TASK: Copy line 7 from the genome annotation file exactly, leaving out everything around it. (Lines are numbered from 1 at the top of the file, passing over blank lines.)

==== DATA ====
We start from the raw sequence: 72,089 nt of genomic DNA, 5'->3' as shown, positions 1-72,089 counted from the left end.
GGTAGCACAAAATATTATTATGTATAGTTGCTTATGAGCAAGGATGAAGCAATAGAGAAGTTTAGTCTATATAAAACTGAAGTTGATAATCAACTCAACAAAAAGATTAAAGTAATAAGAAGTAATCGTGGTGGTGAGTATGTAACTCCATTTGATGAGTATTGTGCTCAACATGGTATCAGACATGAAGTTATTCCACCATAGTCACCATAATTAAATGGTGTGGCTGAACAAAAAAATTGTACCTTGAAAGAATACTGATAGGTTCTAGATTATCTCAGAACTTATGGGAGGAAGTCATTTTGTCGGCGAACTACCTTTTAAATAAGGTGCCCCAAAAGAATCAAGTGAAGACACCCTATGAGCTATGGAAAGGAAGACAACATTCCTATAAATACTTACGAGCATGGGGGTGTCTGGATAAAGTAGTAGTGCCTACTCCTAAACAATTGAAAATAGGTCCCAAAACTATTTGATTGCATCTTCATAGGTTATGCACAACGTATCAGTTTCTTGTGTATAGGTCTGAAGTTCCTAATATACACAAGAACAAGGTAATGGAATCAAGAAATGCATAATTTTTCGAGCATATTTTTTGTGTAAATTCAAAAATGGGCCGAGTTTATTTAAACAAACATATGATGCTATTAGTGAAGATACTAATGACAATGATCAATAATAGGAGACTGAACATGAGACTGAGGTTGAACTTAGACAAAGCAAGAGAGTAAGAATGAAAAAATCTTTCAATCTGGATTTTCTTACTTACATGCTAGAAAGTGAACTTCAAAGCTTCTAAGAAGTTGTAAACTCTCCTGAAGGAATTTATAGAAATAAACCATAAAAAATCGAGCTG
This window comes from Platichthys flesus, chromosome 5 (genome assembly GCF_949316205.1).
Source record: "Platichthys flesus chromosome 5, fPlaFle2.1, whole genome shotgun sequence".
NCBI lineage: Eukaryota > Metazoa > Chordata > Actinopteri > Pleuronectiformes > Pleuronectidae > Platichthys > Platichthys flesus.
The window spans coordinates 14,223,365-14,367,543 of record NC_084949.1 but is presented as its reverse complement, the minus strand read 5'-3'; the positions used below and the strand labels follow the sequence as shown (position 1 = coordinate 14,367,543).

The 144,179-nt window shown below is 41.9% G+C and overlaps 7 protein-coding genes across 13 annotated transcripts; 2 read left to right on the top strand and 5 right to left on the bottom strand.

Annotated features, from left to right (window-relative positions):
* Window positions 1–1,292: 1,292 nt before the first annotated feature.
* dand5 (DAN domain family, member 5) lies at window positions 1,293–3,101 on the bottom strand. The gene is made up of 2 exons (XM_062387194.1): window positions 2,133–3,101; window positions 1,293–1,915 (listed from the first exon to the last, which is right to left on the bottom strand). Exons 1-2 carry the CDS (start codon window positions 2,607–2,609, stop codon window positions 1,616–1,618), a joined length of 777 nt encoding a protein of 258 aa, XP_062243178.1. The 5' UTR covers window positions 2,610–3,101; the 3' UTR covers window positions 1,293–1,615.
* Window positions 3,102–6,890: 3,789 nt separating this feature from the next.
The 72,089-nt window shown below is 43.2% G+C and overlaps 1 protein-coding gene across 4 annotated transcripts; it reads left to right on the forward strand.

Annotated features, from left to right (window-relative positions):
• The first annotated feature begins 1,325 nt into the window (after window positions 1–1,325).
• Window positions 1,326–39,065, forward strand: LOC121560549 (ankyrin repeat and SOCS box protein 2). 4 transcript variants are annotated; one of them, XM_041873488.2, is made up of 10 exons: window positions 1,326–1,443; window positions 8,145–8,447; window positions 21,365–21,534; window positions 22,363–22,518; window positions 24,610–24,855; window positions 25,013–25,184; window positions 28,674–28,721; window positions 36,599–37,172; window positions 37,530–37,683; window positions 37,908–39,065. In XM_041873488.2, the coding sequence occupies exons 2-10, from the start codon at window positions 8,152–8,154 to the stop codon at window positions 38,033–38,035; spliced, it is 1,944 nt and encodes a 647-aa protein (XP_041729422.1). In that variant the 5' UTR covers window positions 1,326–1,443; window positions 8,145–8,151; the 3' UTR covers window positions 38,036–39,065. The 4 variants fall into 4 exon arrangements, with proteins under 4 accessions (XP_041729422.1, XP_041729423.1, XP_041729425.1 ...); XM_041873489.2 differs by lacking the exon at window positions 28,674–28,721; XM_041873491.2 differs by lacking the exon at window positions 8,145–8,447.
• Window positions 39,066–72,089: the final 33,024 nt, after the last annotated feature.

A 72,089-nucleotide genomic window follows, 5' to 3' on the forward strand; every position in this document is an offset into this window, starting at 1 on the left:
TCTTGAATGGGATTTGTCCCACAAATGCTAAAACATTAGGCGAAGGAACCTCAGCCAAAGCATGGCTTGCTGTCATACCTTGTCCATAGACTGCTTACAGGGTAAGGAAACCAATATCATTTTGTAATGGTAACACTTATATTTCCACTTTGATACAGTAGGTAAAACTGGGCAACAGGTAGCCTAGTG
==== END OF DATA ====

The 144,179-nt window shown below is 41.9% G+C and overlaps 7 protein-coding genes across 13 annotated transcripts; 2 read left to right on the top strand and 5 right to left on the bottom strand.